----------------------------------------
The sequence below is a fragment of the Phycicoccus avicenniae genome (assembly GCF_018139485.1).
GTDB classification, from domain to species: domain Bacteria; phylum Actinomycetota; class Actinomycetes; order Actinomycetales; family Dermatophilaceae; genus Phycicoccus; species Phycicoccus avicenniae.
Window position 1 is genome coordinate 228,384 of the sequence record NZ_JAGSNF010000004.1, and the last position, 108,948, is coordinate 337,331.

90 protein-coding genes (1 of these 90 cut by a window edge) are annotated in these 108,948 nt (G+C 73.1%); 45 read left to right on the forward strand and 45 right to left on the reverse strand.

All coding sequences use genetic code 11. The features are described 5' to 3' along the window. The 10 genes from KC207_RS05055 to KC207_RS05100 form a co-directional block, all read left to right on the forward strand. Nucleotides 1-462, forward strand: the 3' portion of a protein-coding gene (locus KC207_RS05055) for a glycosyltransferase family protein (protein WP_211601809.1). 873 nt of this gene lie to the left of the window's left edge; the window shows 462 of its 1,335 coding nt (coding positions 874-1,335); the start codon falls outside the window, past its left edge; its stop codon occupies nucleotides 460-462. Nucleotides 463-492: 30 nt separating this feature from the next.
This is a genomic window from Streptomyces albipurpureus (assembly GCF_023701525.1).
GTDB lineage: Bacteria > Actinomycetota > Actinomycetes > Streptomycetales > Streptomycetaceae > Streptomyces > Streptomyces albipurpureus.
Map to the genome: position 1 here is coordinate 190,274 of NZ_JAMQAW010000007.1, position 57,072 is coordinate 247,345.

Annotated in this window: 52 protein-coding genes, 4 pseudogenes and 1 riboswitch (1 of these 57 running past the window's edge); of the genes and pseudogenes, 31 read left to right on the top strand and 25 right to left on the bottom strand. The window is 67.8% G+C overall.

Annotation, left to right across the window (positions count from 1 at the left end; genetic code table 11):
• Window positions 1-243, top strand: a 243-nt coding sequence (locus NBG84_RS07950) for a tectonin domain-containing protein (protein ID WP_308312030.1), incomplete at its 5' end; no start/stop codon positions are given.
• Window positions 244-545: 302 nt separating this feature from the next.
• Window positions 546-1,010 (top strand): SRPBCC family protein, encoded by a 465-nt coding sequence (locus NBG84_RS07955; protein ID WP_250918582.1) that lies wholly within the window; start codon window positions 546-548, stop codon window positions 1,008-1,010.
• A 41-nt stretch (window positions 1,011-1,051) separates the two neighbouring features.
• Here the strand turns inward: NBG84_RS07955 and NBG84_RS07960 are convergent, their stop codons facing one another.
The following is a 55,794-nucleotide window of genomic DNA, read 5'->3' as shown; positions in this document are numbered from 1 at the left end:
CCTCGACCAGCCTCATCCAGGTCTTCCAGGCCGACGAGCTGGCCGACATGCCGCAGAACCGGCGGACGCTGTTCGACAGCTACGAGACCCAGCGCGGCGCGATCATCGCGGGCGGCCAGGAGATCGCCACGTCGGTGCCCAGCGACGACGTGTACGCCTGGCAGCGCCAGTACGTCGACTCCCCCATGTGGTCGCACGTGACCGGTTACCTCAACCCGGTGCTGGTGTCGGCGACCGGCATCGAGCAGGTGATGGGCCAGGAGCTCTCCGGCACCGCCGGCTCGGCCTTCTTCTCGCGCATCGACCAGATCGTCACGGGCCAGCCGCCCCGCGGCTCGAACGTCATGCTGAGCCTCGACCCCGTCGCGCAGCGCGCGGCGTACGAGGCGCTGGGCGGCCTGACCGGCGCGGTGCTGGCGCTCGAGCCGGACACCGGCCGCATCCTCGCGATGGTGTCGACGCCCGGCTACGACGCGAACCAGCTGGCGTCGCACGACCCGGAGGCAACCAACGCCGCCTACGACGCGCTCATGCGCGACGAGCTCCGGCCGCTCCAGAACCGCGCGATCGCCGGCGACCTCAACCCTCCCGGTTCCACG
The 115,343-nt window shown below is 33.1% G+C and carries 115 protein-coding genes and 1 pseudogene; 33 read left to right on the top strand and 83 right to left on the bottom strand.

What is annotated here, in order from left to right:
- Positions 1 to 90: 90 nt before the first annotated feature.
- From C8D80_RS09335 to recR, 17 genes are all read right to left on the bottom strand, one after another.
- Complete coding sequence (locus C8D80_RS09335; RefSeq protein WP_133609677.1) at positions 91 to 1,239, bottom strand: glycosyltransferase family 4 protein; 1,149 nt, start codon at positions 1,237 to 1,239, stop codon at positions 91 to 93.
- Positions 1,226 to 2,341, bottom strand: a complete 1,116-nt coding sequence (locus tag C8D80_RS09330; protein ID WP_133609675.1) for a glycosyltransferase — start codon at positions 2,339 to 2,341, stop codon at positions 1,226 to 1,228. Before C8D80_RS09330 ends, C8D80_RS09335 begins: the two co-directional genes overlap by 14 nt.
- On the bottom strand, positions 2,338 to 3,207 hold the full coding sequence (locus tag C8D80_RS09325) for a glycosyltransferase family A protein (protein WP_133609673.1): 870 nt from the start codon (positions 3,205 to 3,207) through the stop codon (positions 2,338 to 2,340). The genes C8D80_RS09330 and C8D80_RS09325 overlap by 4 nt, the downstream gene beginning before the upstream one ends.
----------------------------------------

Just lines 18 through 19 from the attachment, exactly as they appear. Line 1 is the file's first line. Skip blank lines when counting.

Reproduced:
The 115,343-nt window shown below is 33.1% G+C and carries 115 protein-coding genes and 1 pseudogene; 33 read left to right on the top strand and 83 right to left on the bottom strand.

What is annotated here, in order from left to right: